Systematic Theology, Volume 2: The Doctrine of the Holy Trinity: Processions and Persons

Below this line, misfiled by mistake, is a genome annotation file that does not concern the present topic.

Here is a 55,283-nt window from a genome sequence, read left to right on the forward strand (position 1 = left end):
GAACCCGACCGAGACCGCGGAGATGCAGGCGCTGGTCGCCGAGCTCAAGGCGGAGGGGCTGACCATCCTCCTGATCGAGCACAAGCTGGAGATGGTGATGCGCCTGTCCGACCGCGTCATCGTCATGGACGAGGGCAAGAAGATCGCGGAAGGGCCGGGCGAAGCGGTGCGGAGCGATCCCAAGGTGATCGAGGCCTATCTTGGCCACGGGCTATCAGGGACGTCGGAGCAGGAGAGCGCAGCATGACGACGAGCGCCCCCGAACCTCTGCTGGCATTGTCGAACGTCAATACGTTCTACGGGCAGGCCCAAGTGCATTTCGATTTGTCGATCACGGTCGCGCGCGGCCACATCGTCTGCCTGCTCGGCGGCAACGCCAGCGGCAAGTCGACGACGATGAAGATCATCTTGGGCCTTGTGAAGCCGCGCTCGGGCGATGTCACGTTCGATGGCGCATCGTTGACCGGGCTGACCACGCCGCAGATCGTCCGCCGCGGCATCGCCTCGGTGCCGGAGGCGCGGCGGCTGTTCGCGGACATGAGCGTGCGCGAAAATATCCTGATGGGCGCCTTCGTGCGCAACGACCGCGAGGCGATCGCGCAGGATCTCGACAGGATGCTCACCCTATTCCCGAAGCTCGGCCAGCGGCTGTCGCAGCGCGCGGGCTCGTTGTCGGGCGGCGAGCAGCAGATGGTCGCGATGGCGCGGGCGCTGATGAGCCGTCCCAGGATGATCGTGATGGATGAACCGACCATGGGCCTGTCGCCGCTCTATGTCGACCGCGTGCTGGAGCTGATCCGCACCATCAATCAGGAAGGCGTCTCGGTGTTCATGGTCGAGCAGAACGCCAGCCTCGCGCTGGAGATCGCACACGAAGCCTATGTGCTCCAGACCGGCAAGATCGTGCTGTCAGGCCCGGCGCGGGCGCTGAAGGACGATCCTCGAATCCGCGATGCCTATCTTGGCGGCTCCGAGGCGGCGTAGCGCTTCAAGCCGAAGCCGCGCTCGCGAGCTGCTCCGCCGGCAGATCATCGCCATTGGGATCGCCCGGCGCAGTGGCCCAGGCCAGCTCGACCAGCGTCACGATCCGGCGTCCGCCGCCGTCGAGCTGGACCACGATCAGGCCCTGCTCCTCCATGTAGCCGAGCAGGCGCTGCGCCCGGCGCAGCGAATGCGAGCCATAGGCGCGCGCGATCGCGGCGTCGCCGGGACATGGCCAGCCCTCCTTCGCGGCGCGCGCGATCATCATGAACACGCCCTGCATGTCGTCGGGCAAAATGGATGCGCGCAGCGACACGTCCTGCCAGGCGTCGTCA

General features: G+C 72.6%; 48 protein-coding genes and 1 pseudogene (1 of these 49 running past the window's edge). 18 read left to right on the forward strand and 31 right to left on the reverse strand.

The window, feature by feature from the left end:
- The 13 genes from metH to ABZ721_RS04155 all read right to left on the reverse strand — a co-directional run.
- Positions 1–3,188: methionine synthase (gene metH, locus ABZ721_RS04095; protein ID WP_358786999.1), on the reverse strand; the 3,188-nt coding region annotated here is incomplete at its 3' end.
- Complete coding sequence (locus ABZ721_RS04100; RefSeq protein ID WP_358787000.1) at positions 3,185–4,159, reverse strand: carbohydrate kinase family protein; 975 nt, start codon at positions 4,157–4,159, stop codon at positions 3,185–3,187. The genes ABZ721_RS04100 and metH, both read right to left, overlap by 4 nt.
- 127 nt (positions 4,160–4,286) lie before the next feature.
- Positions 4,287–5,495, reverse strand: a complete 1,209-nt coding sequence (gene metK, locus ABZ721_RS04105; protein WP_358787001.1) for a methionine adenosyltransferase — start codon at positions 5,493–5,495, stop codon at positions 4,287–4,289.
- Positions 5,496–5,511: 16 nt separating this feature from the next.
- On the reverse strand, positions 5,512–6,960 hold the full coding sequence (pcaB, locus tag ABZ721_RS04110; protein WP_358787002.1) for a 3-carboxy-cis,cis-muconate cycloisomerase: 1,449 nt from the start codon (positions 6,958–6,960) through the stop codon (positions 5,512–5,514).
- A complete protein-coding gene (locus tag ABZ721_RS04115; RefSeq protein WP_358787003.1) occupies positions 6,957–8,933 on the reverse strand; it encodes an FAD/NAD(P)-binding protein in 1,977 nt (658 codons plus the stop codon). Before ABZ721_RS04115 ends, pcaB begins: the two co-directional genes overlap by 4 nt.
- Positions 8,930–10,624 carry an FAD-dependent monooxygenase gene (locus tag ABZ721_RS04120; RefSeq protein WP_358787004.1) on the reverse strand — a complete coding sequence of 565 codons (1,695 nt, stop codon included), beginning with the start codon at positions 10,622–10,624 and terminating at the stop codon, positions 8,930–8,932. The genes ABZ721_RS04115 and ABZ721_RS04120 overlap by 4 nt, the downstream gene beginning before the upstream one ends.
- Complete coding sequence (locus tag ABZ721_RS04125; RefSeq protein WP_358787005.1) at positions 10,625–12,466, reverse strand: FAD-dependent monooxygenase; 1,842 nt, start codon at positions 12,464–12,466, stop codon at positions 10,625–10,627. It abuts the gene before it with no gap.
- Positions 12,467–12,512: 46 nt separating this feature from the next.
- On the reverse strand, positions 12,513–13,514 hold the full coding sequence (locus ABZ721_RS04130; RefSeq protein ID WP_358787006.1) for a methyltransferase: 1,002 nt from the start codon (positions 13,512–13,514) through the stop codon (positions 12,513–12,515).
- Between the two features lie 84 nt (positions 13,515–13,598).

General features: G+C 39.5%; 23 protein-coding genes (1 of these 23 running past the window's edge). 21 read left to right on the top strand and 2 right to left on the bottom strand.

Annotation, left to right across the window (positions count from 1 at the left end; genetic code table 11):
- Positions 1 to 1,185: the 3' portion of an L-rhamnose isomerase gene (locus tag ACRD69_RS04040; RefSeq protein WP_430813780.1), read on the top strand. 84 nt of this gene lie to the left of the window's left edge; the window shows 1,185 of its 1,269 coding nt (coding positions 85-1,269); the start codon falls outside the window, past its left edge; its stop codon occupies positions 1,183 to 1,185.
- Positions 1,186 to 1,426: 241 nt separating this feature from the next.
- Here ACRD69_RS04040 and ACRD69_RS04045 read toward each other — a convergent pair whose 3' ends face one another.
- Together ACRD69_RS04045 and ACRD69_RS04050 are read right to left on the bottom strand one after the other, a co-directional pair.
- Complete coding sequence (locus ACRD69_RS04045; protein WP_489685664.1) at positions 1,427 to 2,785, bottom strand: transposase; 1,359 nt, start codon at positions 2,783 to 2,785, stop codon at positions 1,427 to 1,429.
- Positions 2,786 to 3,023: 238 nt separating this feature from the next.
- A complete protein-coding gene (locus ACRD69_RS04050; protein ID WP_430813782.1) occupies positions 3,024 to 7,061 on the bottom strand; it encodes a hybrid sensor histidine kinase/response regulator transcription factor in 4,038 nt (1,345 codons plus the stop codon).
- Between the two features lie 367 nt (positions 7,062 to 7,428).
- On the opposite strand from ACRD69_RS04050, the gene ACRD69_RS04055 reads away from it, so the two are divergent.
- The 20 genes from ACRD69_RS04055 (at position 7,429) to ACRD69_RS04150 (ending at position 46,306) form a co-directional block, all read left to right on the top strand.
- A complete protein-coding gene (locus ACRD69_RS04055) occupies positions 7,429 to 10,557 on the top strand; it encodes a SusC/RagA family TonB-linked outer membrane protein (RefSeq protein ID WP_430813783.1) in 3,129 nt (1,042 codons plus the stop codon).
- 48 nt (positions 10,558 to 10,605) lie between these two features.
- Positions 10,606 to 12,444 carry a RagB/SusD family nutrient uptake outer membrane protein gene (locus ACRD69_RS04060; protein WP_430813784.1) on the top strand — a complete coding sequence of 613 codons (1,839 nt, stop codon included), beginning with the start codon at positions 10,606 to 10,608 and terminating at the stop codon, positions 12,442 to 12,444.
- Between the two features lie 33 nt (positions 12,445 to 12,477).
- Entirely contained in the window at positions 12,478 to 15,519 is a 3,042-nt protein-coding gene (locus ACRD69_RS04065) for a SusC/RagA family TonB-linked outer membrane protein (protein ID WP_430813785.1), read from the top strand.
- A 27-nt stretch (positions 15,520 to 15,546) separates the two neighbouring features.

Katherine Sonderegger follows her monumental volume on the doctrine of God with this second entry of her <i>Systematic Theology</i>, which explores the doctrine of the Holy Trinity. Locating her analysis first in the Hebrew Scriptures, Sonderegger examines the thrice-holy God that is proclaimed to Isaiah in the sanctuary and manifested in the sacrifice of the temple. The book of Leviticus, read in conversation with Exodus, unfolds the doctrine of the Trinity under the character of holiness. In the one God, Trinity speaks of the life, movement, and self-offering of God, who is the eternal procession of goodness and light. In Israel’s sacrificial covenant, the triune God is perfect self-offering: the eternal descent of the Father of Lights is the offering who is Son, eternally received and hallowed in the one who is Spirit. Anchoring the theology of the Trinity in Israel’s Scriptures in this way elevates the processions over the persons, exploring the mystery of the Divine Life as holy, rational, and good. The Divine Persons, named in the New Testament, cannot be defined but may be glimpsed in the notion of perfection, a complete and perfect infinite set. In all these ways, the Holy Trinity may be praised as the deep reality of the life of God.